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Why is too much fertiliser a bad thing?

By jason of Mulgrave
10/7/2010 7:29:59 PM

Over fertilization can kill your plants be "burning" them.  This is essentially when the plant is absorbing and abundance of soluable salts.  This in turn causes the roots to shrivel up which then slows the absorption of water.

When the plant can no longer absorb water it basically dehydrates and thus "burns" hence the term "burning".

If you are worried about over fertilisation then there are a couple of things to look out for.  Look for a lot of foliage but few flowers or leaves that show yellow around the tips.

If you suspect over ferlisation then you can try "flushing" the soil with water in the hope that the excess fertiliser will be washed away.  You should also, at that point, cut away the damaged leaves.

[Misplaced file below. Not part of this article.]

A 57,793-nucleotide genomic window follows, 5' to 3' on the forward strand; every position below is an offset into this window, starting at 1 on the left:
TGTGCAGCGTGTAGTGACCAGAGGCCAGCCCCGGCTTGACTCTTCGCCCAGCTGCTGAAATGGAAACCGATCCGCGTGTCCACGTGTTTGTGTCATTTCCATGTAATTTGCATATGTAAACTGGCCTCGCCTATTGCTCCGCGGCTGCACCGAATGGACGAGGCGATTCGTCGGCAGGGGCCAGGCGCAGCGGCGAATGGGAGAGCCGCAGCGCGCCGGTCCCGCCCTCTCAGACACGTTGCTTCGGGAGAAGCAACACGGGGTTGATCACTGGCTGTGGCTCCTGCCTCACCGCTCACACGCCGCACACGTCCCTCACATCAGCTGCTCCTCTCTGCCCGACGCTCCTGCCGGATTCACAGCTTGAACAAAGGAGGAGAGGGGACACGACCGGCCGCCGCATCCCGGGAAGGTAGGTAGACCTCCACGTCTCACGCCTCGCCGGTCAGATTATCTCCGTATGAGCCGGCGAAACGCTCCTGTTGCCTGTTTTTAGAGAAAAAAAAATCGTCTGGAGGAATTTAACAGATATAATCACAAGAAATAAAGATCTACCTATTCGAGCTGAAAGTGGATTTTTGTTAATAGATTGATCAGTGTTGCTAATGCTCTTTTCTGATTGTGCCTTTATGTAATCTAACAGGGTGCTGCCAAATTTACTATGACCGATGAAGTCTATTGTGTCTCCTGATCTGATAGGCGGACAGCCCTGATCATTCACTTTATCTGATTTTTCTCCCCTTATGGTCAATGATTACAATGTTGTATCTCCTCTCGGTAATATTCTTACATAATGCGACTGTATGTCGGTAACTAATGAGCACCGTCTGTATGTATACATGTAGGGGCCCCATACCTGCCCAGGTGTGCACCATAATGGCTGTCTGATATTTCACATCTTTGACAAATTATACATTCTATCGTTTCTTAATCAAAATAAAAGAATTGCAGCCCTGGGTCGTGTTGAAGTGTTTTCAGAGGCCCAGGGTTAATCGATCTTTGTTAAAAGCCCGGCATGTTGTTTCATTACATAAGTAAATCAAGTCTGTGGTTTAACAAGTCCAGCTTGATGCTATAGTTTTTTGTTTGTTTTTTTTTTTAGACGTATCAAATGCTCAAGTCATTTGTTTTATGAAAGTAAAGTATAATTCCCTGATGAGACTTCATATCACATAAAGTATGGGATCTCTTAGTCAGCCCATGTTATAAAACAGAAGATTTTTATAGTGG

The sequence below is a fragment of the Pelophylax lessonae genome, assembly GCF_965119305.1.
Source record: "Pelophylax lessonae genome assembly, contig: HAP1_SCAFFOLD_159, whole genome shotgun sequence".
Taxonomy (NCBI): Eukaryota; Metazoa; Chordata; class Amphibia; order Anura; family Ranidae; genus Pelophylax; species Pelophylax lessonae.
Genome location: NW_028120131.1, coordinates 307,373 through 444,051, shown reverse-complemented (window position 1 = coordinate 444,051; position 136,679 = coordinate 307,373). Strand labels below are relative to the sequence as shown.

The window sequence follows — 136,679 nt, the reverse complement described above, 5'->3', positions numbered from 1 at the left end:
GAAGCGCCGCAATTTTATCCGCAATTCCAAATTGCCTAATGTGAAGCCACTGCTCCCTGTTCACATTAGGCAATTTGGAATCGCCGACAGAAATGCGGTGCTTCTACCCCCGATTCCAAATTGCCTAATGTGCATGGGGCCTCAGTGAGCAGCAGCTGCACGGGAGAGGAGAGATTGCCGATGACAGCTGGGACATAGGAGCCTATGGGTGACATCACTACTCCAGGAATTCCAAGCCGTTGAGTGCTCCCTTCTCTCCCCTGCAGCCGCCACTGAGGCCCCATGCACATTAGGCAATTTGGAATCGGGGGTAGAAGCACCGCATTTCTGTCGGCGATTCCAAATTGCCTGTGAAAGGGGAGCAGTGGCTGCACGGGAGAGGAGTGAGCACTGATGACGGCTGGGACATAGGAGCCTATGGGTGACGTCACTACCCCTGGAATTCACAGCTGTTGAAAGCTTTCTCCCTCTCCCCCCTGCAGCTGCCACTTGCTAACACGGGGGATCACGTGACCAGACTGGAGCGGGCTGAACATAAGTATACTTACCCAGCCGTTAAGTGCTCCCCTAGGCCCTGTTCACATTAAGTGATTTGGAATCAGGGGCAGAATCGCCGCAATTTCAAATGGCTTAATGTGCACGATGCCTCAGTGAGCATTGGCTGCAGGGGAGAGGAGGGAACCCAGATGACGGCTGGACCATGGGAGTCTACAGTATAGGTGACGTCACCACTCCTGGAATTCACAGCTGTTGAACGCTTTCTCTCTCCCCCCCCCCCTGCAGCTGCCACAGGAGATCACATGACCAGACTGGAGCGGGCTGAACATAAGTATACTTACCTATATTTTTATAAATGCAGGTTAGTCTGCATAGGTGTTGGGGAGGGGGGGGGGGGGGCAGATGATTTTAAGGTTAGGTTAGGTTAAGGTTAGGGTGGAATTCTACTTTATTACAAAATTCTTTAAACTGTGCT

If the plant is able, then maybe think about repotting or relocating.

By Margo
10/20/2010 2:10:31 AM

Too much fertiliser can also damage the soil and prevent future plant growth.  Always follow the manufacturers instructions on fertiliser.

Better still, why not create your own with a worm farm or by composting.  You can soak the compost over night in a bucket of water, strain it out and use the liquid as a fertiliser.  Works a treat and is cheap!


By Tony
11/7/2011 2:26:54 AM

Margo is right - too much is as bad as too little.  Also, excess fertiler can run off into storm water and cause damage to the environment.  Excess fertiliser is the cause of algea blooms in many of our rivers and can destroy the ecology of dams.   

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